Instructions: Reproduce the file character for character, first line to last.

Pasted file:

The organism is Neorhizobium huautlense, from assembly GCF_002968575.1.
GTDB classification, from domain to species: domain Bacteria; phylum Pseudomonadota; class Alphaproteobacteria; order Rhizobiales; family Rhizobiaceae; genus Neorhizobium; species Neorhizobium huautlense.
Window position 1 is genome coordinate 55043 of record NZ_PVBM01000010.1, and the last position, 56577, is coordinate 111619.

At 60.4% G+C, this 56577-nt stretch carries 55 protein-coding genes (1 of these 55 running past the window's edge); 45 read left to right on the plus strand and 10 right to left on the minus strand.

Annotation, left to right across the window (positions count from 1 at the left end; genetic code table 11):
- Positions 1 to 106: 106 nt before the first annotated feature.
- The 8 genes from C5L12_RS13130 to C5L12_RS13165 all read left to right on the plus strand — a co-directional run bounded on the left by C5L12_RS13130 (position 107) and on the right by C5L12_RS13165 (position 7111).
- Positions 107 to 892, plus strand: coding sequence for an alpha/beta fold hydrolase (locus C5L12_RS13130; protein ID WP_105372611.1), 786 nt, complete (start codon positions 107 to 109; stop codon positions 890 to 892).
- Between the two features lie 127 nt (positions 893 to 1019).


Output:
The organism is Neorhizobium huautlense, from assembly GCF_002968575.1.
GTDB classification, from domain to species: domain Bacteria; phylum Pseudomonadota; class Alphaproteobacteria; order Rhizobiales; family Rhizobiaceae; genus Neorhizobium; species Neorhizobium huautlense.
Window position 1 is genome coordinate 55043 of record NZ_PVBM01000010.1, and the last position, 56577, is coordinate 111619.

At 60.4% G+C, this 56577-nt stretch carries 55 protein-coding genes (1 of these 55 running past the window's edge); 45 read left to right on the plus strand and 10 right to left on the minus strand.

Annotation, left to right across the window (positions count from 1 at the left end; genetic code table 11):
- Positions 1 to 106: 106 nt before the first annotated feature.
- The 8 genes from C5L12_RS13130 to C5L12_RS13165 all read left to right on the plus strand — a co-directional run bounded on the left by C5L12_RS13130 (position 107) and on the right by C5L12_RS13165 (position 7111).
- Positions 107 to 892, plus strand: coding sequence for an alpha/beta fold hydrolase (locus C5L12_RS13130; protein ID WP_105372611.1), 786 nt, complete (start codon positions 107 to 109; stop codon positions 890 to 892).
- Between the two features lie 127 nt (positions 893 to 1019).